Al Pacino’s Most Epic Film Is Taking Out The Streaming Competition

By Michileen Martin | 3 days ago

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It probably doesn’t seem like a particularly novel idea that if you put the right director and cast together, you can turn a mob film into an acclaimed hit. But just as James Gunn noted back in 2019 when debate raged over the artistic merit of superhero movies, there was a time when the most discerning critics and film buffs considered gangster flicks to be nothing but gratuitous trash. One of the biggest reasons that changed is 1972’s The Godfather directed by Francis Ford Coppola. The 3-hour epic established Coppola as a powerhouse director, and catapulted the careers of many of its stars including that of 32-year-old Al Pacino. No doubt in part because of the series about the making of the film — The Offer, starring Miles Teller as Godfather producer Albert S. Ruddy — The Godfather is finding new life on Paramount+, where it’s cracked the top 5 movies streamed.

Based on the 1969 novel of the same name by Mario Puzo, The Godfather opens in 1945 at the wedding of crime boss Don Vito Corleone’s daughter. But the movie doesn’t start at the ceremony or the reception, but in the Don’s office. “I believe in America,” is the first line of dialogue in the film, spoken by the vengeful undertaker Bonasera (Salvatore Corsitto), who wants the men who beat his daughter murdered for their crime. Marlon Brando plays the thoughtful but intense Don Vito, who eventually agrees to not murder the men but to have them beaten, but not for money — for the promise of a favor, and for respect.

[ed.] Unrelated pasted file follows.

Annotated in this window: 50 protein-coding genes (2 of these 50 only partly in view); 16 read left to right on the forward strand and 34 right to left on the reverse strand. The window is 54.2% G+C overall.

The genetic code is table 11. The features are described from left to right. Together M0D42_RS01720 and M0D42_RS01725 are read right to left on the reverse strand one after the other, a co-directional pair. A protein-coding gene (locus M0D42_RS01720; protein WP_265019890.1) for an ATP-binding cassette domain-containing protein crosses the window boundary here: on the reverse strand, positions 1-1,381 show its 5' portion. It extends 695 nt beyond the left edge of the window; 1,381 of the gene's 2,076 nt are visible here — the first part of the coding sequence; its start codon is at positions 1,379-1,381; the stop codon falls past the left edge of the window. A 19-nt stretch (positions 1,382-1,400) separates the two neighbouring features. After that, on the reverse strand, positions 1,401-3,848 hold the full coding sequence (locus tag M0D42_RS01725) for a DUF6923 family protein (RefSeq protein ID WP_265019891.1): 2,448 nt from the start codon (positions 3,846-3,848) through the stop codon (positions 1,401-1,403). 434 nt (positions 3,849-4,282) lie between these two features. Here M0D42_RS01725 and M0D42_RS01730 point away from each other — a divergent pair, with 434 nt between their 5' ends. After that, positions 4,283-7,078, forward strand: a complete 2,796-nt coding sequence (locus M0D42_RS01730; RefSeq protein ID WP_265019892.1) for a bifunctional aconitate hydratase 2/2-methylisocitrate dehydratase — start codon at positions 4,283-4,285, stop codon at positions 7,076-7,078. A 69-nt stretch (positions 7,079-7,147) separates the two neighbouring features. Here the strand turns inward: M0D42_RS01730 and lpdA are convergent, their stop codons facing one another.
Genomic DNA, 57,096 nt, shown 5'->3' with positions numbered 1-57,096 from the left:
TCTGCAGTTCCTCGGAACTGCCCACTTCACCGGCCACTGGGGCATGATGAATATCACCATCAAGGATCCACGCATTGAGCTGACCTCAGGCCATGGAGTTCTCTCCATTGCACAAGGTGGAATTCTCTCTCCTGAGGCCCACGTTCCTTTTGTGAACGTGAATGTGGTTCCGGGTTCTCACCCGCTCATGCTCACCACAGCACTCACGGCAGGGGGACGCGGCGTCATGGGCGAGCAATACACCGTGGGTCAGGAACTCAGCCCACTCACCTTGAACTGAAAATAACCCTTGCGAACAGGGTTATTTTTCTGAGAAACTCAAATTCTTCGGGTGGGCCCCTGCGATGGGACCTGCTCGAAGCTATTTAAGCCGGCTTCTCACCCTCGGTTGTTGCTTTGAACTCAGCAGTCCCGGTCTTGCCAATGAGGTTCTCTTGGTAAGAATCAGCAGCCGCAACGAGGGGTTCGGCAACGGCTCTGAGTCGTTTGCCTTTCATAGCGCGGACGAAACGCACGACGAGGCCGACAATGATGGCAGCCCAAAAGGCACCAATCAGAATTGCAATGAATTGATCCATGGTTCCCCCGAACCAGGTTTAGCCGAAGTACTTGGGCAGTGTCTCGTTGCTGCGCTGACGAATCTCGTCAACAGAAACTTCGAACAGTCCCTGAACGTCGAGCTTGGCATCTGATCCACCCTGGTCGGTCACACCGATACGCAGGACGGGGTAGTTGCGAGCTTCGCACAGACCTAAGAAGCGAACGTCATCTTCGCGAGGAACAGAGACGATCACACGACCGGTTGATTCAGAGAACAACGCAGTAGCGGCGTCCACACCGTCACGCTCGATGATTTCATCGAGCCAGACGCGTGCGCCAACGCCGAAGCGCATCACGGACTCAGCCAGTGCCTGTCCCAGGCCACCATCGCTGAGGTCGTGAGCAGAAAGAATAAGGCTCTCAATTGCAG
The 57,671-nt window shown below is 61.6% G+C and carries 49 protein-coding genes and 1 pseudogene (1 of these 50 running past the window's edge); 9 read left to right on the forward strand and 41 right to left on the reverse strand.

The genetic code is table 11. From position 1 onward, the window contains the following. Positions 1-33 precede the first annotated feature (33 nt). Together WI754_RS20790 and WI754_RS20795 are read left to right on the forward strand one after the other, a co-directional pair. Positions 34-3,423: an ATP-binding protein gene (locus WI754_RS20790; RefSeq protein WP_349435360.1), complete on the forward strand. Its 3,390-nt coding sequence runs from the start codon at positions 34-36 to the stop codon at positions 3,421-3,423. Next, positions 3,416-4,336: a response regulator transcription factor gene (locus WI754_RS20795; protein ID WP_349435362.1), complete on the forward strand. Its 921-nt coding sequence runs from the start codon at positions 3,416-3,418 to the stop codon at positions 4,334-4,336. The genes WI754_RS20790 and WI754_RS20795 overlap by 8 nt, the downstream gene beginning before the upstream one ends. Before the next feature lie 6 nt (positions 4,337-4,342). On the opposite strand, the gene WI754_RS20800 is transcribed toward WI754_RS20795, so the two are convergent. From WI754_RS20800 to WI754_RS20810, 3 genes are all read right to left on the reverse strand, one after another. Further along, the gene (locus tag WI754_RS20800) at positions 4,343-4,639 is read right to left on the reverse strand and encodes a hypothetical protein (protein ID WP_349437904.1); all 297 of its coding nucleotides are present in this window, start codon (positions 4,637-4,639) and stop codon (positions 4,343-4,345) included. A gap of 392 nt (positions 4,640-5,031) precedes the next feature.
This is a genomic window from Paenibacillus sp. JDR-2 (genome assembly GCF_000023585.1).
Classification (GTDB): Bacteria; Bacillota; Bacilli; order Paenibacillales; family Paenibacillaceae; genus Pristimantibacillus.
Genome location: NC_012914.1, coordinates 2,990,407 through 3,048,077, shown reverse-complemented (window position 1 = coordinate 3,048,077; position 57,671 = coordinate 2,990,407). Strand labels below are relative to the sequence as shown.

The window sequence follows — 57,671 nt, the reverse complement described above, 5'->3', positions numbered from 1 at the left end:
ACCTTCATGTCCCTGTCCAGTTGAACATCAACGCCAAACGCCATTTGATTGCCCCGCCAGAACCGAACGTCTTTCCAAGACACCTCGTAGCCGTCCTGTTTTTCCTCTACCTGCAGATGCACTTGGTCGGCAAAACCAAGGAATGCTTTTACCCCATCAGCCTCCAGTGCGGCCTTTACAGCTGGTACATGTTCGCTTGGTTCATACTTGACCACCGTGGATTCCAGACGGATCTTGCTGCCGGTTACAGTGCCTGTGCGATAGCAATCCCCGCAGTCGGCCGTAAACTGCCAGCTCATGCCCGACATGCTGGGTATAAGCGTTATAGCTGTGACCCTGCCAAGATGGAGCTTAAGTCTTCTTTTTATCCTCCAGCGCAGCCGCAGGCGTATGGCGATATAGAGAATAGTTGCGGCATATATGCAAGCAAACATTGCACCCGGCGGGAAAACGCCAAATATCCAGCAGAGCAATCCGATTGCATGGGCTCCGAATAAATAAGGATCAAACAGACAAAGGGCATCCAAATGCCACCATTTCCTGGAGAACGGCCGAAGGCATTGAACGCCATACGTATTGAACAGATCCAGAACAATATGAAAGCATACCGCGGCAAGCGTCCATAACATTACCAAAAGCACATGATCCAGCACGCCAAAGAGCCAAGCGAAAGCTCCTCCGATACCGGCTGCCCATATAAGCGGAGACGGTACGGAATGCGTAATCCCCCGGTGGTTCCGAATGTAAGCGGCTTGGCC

al pacino the godfather
Al Pacino in The Godfather (1972)

If you’ve never seen The Godfather, then the Al Pacino you meet in the film will likely not be one you’re familiar with, and not just because he’s younger. In spite of the more boisterous characters he’s known for like Scent of a Woman‘s Frank Slade or Heat‘s Lt. Vincent Hanna, as Michael Corleone, Pacino is soft spoken with all of that fierce energy the actor is known for simmering beneath the surface. When we first meet him at his sister’s wedding, Michael is a war hero who’s still set on staying out of the family business. All of that changes after an attempt on Don Vito’s life. A sprawling, brutal conflict follows whose scope travels all the way from New York City to Las Vegas to distant Sicily.

The cast of The Godfather all on its own should make you want to watch it as soon as you can. Along with Marlon Brando and Al Pacino, Robert Duvall (Apocalypse Now) stars as the Don’s consigliere and adoptive son Tom Hagen. James Caan (Misery) is Michael’s hot-headed older brother Sonny and Talia Shire — known best as Rocky Balboa‘s wife Adrian — is his tragic sister Connie. First oblivious and later a prisoner in her own marriage — in a very literal sense — is Michael’s lover Kay, played by Diane Keaton (Annie Hall). Counted among Don Vito’s most trusted capos is Tessio, portrayed by the late Abe Vigoda (Barney Miller).

Salvatore Corsitto and Marlon Brando in The Godfather (1972)

If you like mobster movies, The Godfather is absolutely at the top of your list for mandatory watches. It creates the vocabulary for more contemporary gangster fare. Without it there could be no Goodfellas or Casino. Perhaps the biggest difference between The Godfather and more modern mobster stories is that it looks at things from the top down. While characters like Goodfellas‘s Henry Hill or The Sopranos‘ Tony Soprano contend with more powerful forces, when The Godfather begins, the Corleones are the powerhouses of the underworld, and that’s part of the point. The Godfather is a tragedy in the classic Shakespearean sense in that it chronicles not only the slow fall of one man or even one mob family, but of the mafia itself.

The Godfather is currently streaming on Paramount+ and it’s a perfect time to check out Al Pacino and the other amazing actors in it. If you like it, make sure to also make some time for the 1974 follow-up The Godfather: Part II. The final chapter in the saga — 1990’s The Godfather: Part III — is not on Paramount+ and really, that’s okay. You don’t have to see that one. No one does.